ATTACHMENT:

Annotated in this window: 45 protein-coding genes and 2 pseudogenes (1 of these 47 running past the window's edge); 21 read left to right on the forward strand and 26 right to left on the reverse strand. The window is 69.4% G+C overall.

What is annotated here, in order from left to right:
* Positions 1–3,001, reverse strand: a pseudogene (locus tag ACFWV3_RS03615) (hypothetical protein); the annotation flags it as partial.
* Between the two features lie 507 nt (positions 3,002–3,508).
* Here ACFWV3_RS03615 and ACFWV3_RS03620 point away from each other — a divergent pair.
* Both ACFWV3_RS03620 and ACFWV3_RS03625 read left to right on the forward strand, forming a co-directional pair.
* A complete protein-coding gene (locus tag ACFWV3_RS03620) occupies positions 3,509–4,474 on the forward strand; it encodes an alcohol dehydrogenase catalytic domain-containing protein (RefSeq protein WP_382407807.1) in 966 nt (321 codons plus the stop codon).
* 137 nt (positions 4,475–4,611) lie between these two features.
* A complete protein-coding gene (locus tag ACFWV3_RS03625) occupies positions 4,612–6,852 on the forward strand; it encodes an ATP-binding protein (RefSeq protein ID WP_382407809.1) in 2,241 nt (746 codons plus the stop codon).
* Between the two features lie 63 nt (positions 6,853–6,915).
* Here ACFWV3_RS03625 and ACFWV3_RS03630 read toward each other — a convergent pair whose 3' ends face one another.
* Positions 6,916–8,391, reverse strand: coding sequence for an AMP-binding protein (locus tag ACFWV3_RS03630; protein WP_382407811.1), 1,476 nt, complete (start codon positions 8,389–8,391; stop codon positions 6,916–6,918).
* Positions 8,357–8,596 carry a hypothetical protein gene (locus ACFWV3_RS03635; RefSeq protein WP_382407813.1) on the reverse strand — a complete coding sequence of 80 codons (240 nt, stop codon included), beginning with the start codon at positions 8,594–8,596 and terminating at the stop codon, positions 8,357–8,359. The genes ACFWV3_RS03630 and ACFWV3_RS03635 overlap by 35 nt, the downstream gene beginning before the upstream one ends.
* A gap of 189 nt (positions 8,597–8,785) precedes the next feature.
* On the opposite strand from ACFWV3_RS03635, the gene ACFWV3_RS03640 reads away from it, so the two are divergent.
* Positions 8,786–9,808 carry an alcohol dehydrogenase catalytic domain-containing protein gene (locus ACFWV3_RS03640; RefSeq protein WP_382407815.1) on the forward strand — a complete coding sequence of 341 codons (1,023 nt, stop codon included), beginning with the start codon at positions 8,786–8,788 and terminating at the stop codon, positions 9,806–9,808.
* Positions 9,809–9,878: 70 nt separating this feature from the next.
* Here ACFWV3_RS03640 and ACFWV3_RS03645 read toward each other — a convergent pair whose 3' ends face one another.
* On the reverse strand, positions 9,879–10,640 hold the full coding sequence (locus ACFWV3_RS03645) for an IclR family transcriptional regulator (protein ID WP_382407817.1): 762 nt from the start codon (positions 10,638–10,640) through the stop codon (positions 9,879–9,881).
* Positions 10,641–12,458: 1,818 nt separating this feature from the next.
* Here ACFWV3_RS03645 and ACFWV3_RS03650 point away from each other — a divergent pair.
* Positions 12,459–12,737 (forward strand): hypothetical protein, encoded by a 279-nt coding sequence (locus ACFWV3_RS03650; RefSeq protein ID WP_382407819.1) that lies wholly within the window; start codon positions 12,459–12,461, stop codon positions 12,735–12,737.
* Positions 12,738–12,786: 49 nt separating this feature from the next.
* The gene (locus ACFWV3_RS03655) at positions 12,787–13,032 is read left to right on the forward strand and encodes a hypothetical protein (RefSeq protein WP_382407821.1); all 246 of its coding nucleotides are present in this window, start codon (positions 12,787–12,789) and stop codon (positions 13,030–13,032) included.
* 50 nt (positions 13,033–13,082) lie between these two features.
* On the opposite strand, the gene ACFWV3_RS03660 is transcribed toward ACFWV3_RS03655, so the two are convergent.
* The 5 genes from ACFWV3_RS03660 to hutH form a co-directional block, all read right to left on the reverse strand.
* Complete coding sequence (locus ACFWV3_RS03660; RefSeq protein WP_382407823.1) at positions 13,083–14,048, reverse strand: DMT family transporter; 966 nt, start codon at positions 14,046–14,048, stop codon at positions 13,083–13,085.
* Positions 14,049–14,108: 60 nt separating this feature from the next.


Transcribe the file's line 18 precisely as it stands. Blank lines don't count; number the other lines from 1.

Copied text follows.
* Here ACFWV3_RS03640 and ACFWV3_RS03645 read toward each other — a convergent pair whose 3' ends face one another.